4 Key Ingredients for Amazing Mushroom Soups

4 key ingredients mushroom soup

This post is about the four key ingredients for making amazing mushroom soups. And in the upcoming posts, I will show you how to make company-worthy mushroom soups in minutes — using these four ingredients plus just a few more!


Chicken broth/stock
Dried shiitake mushrooms, rehydrated and then pureéd and frozen in ice cube tray
Dried black wood ear mushrooms, rehydrated
Great Lakes Collagen Hydrolysate (Beef)


Chicken Broth/Stock – A quality packaged chicken broth is perfectly fine. I recommend Kirkland Organic Chicken Stock from CostcoOr you can make your own chicken broth/stock. Here’s how I make mine.

Dried Shiitake Mushrooms – I buy Dried Shiitake Mushrooms from Mushroom House. This link takes you to Mushroom House’s less expensive one-pound bag of dried shiitakes. The company’s more expensive bag contains larger size mushrooms. Since we’re going to purée the mushrooms, we don’t need the big ones. And by the way, done make this soup with fresh shiitake mushrooms. The flavor of the dried and fresh shiitakes is completely different!

Black Wood Ear Mushrooms – I love these Black Wood Ear Mushrooms and I buy them on Amazon, too.

Great Lakes Collagen Hydrolysate (beef) – Collagen is a protein with a unique assortment of amino acids. We don’t get much collagen in our diets today, primarily because we no longer consume soups made with collagen-rich bones and skin, and we’re not likely to gnaw on the ends of bones like grandparents/great grandparents did.  However, by using the Great Lakes Collagen Hydrolysate (beef), we can add collagen back into our diets. This Great Lakes product is made by using enzymes to digest the collagen from grass fed beef into it’s component amino acids, resulting in a protein powder (with 6 grams of protein per tablespoon) that dissolves easily in hot or cold liquids and does not change the taste.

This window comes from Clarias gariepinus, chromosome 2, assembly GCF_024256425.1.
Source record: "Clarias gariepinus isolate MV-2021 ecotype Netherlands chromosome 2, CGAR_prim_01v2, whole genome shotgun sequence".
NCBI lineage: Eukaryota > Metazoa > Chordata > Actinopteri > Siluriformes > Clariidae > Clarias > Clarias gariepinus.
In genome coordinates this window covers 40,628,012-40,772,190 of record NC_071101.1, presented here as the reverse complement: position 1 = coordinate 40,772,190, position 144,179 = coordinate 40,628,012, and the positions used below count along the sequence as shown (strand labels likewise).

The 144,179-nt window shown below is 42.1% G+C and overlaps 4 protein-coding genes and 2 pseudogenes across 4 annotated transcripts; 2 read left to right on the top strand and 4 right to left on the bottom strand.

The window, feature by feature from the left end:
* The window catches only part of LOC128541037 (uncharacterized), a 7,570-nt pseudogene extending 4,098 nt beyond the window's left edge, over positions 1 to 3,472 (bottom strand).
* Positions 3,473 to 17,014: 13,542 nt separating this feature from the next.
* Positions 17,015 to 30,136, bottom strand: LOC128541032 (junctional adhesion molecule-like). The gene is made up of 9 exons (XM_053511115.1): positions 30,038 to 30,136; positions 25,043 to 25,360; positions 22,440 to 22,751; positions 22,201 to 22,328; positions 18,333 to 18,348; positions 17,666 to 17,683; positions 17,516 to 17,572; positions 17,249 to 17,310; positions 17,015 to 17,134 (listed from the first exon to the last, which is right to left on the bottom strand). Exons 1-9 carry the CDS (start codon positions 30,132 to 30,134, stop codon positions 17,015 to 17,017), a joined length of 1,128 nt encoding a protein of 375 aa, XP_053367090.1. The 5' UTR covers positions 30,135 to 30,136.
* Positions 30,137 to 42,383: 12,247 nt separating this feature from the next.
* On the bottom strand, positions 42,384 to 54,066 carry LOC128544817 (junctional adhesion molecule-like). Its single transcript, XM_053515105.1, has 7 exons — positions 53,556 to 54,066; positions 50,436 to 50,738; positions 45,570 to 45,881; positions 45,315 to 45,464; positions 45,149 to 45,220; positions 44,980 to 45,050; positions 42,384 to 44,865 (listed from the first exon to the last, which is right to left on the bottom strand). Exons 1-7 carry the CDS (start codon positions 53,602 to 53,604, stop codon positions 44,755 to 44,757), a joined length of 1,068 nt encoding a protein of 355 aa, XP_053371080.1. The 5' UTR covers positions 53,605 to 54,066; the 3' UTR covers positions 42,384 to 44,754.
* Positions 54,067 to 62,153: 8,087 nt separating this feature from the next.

Ice cubes of puréed shiitakes: Rinse the dried shiitakes a couple of times with cold water. Place the rinsed shiitakes into a bowl and pour boiling water over them. (To keep the mushrooms submerged under the water, I weigh them down by placing an appropriate size plate on top of them.) Let the mushrooms rehydrate at room temperature. (When you cut through the mushrooms and do not see beige, they are fully rehydrated.) Remove the rehydrated shiitakes from the soaking liquid and then cut off the larger stems (very fibrous), and then put them the trimmed mushroom caps into the blender. Strain the soaking liquid through a coffee filter and add some or all of the strained mushroom liquid to the blender. Blend. Pour the pureé of mushrooms into an ice cube tray and freeze. When frozen, take the cubes out and place them into a plastic freezer bag. Now you have shiitakes that are ready to use in anything!

Rehydrated dried wood ear mushrooms: Place one packet of the mushrooms mentioned in Ingredient Notes below, into a tall glass. Add boiling water — about 1/2 a cup. Let it cool down and then put a lid on and shake it. Let it sit at room temperature or in the refrigerator for an hour or so — and then you’ll have wonderful wood ear mushrooms!


Collagen and…
Arthritis : Link
Wrinkles : Link
Bones: Link

Shiitake mushrooms and…
Cancer: Link. Link. Link.

Enjoy and be healthy!


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